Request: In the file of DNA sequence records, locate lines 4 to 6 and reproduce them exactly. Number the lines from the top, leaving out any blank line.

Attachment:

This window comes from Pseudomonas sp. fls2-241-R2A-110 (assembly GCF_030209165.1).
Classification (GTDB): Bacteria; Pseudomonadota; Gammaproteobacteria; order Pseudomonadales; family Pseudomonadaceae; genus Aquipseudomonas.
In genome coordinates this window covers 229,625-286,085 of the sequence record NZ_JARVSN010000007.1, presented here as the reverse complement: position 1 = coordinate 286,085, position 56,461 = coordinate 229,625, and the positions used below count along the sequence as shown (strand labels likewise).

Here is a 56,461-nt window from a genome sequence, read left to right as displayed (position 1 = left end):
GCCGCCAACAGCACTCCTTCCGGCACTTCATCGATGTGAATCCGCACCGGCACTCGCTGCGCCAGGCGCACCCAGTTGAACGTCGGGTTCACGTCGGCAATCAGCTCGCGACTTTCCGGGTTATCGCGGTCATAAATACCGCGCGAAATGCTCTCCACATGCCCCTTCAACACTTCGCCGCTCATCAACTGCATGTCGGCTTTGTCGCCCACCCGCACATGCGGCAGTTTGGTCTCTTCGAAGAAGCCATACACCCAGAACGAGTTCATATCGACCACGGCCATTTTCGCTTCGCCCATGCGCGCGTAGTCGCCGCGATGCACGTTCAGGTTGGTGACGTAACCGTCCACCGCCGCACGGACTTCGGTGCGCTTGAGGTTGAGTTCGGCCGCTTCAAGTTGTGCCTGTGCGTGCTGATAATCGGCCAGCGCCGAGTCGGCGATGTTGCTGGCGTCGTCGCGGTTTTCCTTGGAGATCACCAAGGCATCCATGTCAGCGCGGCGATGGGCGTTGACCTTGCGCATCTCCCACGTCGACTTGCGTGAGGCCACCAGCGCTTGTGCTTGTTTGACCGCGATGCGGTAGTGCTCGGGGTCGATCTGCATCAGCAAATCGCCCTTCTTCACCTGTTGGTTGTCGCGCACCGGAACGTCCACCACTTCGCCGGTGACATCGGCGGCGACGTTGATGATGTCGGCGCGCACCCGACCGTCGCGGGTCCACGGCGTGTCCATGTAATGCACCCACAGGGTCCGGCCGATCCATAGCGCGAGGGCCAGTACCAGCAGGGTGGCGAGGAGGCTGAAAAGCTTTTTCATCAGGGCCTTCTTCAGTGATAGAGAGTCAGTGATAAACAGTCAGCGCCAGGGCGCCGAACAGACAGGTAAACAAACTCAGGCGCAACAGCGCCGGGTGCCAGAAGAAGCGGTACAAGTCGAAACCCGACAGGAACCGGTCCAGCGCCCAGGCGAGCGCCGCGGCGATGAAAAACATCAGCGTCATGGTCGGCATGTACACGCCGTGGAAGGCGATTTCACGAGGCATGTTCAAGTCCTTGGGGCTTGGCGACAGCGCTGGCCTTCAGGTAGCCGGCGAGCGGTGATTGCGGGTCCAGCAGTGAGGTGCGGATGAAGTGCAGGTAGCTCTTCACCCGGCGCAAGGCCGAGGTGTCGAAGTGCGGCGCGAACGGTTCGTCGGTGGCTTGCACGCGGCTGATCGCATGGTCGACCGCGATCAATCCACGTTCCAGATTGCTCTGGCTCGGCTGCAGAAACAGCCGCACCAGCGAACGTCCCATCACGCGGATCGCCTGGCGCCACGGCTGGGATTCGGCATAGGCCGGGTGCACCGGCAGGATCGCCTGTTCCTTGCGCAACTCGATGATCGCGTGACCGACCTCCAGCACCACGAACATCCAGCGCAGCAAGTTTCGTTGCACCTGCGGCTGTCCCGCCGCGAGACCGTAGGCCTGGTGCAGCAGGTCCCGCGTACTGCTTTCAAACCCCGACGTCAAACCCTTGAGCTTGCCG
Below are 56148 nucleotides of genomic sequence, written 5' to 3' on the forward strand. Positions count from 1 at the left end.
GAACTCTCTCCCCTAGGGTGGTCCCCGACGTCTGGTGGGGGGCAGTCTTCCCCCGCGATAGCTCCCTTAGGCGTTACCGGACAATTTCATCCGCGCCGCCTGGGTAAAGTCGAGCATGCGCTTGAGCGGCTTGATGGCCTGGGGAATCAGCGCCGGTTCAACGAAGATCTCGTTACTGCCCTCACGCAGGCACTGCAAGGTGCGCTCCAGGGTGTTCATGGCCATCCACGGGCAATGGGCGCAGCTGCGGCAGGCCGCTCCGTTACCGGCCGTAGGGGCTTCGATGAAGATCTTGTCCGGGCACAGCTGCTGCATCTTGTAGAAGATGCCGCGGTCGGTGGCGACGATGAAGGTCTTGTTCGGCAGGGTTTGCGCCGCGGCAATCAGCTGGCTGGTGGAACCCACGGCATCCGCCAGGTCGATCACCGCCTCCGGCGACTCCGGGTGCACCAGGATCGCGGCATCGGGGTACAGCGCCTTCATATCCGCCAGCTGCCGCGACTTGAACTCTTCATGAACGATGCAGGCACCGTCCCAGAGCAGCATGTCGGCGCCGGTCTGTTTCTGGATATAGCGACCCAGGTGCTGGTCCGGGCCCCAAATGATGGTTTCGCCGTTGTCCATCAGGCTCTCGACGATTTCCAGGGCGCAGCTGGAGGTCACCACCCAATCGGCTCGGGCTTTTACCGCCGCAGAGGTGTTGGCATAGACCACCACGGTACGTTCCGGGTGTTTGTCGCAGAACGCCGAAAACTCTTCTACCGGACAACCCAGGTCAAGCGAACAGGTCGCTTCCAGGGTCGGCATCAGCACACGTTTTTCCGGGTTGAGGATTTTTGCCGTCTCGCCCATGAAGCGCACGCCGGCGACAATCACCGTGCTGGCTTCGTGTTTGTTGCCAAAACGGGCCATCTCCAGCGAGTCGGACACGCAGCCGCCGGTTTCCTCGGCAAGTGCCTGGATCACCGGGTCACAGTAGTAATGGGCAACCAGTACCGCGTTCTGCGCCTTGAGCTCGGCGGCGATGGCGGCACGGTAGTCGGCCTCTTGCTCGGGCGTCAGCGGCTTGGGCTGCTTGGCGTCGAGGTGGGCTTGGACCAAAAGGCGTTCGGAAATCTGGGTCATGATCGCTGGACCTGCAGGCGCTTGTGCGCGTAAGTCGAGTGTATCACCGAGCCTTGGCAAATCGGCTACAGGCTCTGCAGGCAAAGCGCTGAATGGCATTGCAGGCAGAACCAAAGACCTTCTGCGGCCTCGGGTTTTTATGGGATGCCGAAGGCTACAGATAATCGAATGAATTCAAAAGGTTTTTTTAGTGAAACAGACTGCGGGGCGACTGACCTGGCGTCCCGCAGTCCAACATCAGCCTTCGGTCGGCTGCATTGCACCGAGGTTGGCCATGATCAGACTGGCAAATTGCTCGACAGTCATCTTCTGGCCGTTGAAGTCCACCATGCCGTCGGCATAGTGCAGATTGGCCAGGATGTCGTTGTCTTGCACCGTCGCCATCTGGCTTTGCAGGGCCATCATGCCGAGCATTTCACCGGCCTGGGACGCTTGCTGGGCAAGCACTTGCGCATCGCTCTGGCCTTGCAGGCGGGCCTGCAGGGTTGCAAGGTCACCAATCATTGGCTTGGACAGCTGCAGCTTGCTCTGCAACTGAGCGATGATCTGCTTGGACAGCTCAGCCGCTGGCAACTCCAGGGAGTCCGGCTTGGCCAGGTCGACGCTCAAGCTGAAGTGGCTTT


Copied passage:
Here is a 56,461-nt window from a genome sequence, read left to right as displayed (position 1 = left end):
GCCGCCAACAGCACTCCTTCCGGCACTTCATCGATGTGAATCCGCACCGGCACTCGCTGCGCCAGGCGCACCCAGTTGAACGTCGGGTTCACGTCGGCAATCAGCTCGCGACTTTCCGGGTTATCGCGGTCATAAATACCGCGCGAAATGCTCTCCACATGCCCCTTCAACACTTCGCCGCTCATCAACTGCATGTCGGCTTTGTCGCCCACCCGCACATGCGGCAGTTTGGTCTCTTCGAAGAAGCCATACACCCAGAACGAGTTCATATCGACCACGGCCATTTTCGCTTCGCCCATGCGCGCGTAGTCGCCGCGATGCACGTTCAGGTTGGTGACGTAACCGTCCACCGCCGCACGGACTTCGGTGCGCTTGAGGTTGAGTTCGGCCGCTTCAAGTTGTGCCTGTGCGTGCTGATAATCGGCCAGCGCCGAGTCGGCGATGTTGCTGGCGTCGTCGCGGTTTTCCTTGGAGATCACCAAGGCATCCATGTCAGCGCGGCGATGGGCGTTGACCTTGCGCATCTCCCACGTCGACTTGCGTGAGGCCACCAGCGCTTGTGCTTGTTTGACCGCGATGCGGTAGTGCTCGGGGTCGATCTGCATCAGCAAATCGCCCTTCTTCACCTGTTGGTTGTCGCGCACCGGAACGTCCACCACTTCGCCGGTGACATCGGCGGCGACGTTGATGATGTCGGCGCGCACCCGACCGTCGCGGGTCCACGGCGTGTCCATGTAATGCACCCACAGGGTCCGGCCGATCCATAGCGCGAGGGCCAGTACCAGCAGGGTGGCGAGGAGGCTGAAAAGCTTTTTCATCAGGGCCTTCTTCAGTGATAGAGAGTCAGTGATAAACAGTCAGCGCCAGGGCGCCGAACAGACAGGTAAACAAACTCAGGCGCAACAGCGCCGGGTGCCAGAAGAAGCGGTACAAGTCGAAACCCGACAGGAACCGGTCCAGCGCCCAGGCGAGCGCCGCGGCGATGAAAAACATCAGCGTCATGGTCGGCATGTACACGCCGTGGAAGGCGATTTCACGAGGCATGTTCAAGTCCTTGGGGCTTGGCGACAGCGCTGGCCTTCAGGTAGCCGGCGAGCGGTGATTGCGGGTCCAGCAGTGAGGTGCGGATGAAGTGCAGGTAGCTCTTCACCCGGCGCAAGGCCGAGGTGTCGAAGTGCGGCGCGAACGGTTCGTCGGTGGCTTGCACGCGGCTGATCGCATGGTCGACCGCGATCAATCCACGTTCCAGATTGCTCTGGCTCGGCTGCAGAAACAGCCGCACCAGCGAACGTCCCATCACGCGGATCGCCTGGCGCCACGGCTGGGATTCGGCATAGGCCGGGTGCACCGGCAGGATCGCCTGTTCCTTGCGCAACTCGATGATCGCGTGACCGACCTCCAGCACCACGAACATCCAGCGCAGCAAGTTTCGTTGCACCTGCGGCTGTCCCGCCGCGAGACCGTAGGCCTGGTGCAGCAGGTCCCGCGTACTGCTTTCAAACCCCGACGTCAAACCCTTGAGCTTGCCG
Below are 56148 nucleotides of genomic sequence, written 5' to 3' on the forward strand. Positions count from 1 at the left end.